The defendant claims that the court erred in neglecting to mention in its supplemental instruction that the jury must consider whether there was a fair preponderance of evidence favoring the plaintiff. Although the defendant did not request the court to repeat its charge on the burden of proof, he argues that it was erroneous for the court to have omitted it from its supplemental charge on the duty of jurors in disagreement. We do not agree.

The court has discretionary power to give, on its own motion, a supplemental instruction to a jury. See Buck v. Robinson, 128 Conn. 376, 378, . 23 A.2d 157; 89 C.J.S., Trial, 475(a). The basic charge and the supplemental instruction are to be read and considered as a whole. State v. Johnson, 139 Conn. 89, 93, 90 A.2d 905. A court should not be bound to bring into a supplemental instruction matters which have been stated in the basic charge unless it becomes necessary to repeat a proposition of law so that the jury may fairly and intelligibly understand the supplemental instruction. The ultimate test of a court's charge is whether it fairly presents the case to a jury in such a way that injustice is not done to either party under the established rules of law. Cappella v. New York, N.H. H.R. Co., 154 Conn. 410, 414, 226 A.2d 394; Lucier v. Meriden-Wallingford Sand Stone Co., 153 Conn. 422, 425, 216 A.2d 818.

To assist the jury in the instant case to reach a unanimous verdict, it does not appear that it was necessary for the court to charge the jury that, in their reconsideration of the case, they were to be governed by an earlier instruction pertaining to the burden of proof. Whether reference to a portion of the basic charge should have been made was a matter which called for the exercise of the court's discretion. There is nothing in the record to indicate that the court abused its discretion.

It is the defendant's claim that the court, by directing the jury to resume deliberations after it had received the third report of disagreement, violated 52-223 of the General Statutes, which provides: "The court may, if it judges the jury has mistaken the evidence in the cause and has brought in a verdict contrary to it, or has brought in a verdict contrary to the direction of the court in a matter of law, return them to a second consideration, and for like reason may return them to a third consideration, and no more."

It is obvious that the statute becomes applicable only after the jury have returned a verdict. A verdict of the jury is the jury's answer "to the questions of fact contained in the issue formed by the pleadings of the parties." Day v. Webb, 28 Conn. 140, 144. The statute allows the trial court twice to return the jury to reconsider their verdict if it judges that the verdict which has been returned indicates that the jury have mistaken the facts or failed to follow the directions of law. See State v. Searles, 113 Conn. 247, 256, 155 A. 213. If a verdict in the proper form is returned by the jury after the jury's second reconsideration, it must be accepted by the court. State v. Searles, supra; Black v. Griggs, 74 Conn. 582, 584, 51 A. 523. The process of rendering a verdict is complete when the verdict of the jury is accepted by the court. Ferris v. Hotel Pick Arms, Inc., 147 Conn. 72, 74, 75, 157 A.2d 106; State v. DiPietro, 120 Conn. 537, 539, 181 A. 716.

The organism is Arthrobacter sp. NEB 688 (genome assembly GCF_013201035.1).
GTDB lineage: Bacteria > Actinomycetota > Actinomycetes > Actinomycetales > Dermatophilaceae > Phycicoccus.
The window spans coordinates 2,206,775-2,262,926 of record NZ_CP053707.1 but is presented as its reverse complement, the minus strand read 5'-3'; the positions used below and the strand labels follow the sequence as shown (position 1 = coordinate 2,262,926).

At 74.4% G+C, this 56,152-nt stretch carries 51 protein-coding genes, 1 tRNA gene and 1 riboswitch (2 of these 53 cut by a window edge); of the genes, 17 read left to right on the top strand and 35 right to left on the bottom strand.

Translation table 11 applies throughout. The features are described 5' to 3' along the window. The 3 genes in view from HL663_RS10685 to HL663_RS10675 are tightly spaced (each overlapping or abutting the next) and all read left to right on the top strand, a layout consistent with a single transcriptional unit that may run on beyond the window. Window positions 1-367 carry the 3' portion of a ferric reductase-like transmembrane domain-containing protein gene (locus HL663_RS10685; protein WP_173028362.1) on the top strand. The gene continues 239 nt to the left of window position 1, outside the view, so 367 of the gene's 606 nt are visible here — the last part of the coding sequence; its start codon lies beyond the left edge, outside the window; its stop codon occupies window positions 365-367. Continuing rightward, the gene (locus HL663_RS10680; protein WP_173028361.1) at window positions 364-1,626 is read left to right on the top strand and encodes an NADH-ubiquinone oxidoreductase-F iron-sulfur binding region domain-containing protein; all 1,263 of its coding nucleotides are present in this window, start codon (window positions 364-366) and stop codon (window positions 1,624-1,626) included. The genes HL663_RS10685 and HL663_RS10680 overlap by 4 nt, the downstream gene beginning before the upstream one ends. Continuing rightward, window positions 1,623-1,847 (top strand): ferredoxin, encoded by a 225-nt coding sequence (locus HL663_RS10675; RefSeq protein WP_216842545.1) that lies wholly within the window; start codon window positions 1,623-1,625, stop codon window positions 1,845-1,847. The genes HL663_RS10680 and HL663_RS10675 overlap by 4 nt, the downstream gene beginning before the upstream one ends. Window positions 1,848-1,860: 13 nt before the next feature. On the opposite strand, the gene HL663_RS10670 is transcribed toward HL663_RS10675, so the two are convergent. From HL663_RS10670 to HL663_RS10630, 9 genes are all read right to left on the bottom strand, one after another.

We do not agree with the defendant's contention that 52-223 of the General Statutes is applicable to the situation presented in this case. The jury in the present case did make three reports of disagreement to the court. A report of disagreement, however, is not a verdict. It merely serves to inform the court of the inability of the jury to reach a verdict.

In support of the claim that 52-223 applies to a situation where the jury report a disagreement, the defendant relies on a statement in State v. Cianflone, 98 Conn. 454, 462, 120 A. 347, where we said: "General Statutes, 5788 [now 52-223], gives the trial court discretionary power to return a jury for reconsideration twice. Unless the court abuses its discretion in holding a jury an unreasonable time for such reconsideration, its decision is final." That statement was obiter dictum. The issue raised by the accused in the Cianflone case was, not whether the provisions of the statute limited the number of times a judge could return a jury in the event of disagreement, but whether the court required the jury to deliberate an unreasonable length of time. There is no intendment in the dictum that the limitations specified in 52-223 should apply when the jury report a disagreement. Nor do we discover that counsel in the Cianflone case advanced any such proposition. We conclude that the provisions of 52-223 have no application to the facts of the present case.

In the absence of a statute to the contrary, the determination of how long a disagreeing jury will be kept together and required to continue their deliberations is a matter of sound judicial discretion. 53 Am.Jur., Trial, 962; 89 C.J.S., Trial, 482. The present statute in no way limits that discretion. Nor are there any circumstances indicating that the trial court abused its discretion in the instant case. As we have already noted, the trial consumed five days. The jury deliberated approximately seven hours. When the jury first announced their inability to agree on a verdict, the court gave them the supplemental charge. On the second report of disagreement, the court simply urged a further consideration of the case in the hope that an agreement might be reached. On the third occasion, the court suggested that it would have the reporter read part of the evidence if the jury were of the opinion it would assist them in their deliberations. The court also informed them that if, within a short time, they were of the opinion that nothing would help resolve the deadlock, they would be discharged. Under the circumstances, we conclude that the court did not abuse its discretion in returning the jury for the third time.


Summaries of

Szlinsky v. Denhup

Supreme Court of Connecticut
Feb 13, 1968
239 A.2d 505 (Conn. 1968)
Case details for

Szlinsky v. Denhup

Case Details

Full title:MARY SZLINSKY v. PAUL J. DENHUP

Court:Supreme Court of Connecticut

Date published: Feb 13, 1968

Citations

239 A.2d 505 (Conn. 1968)
239 A.2d 505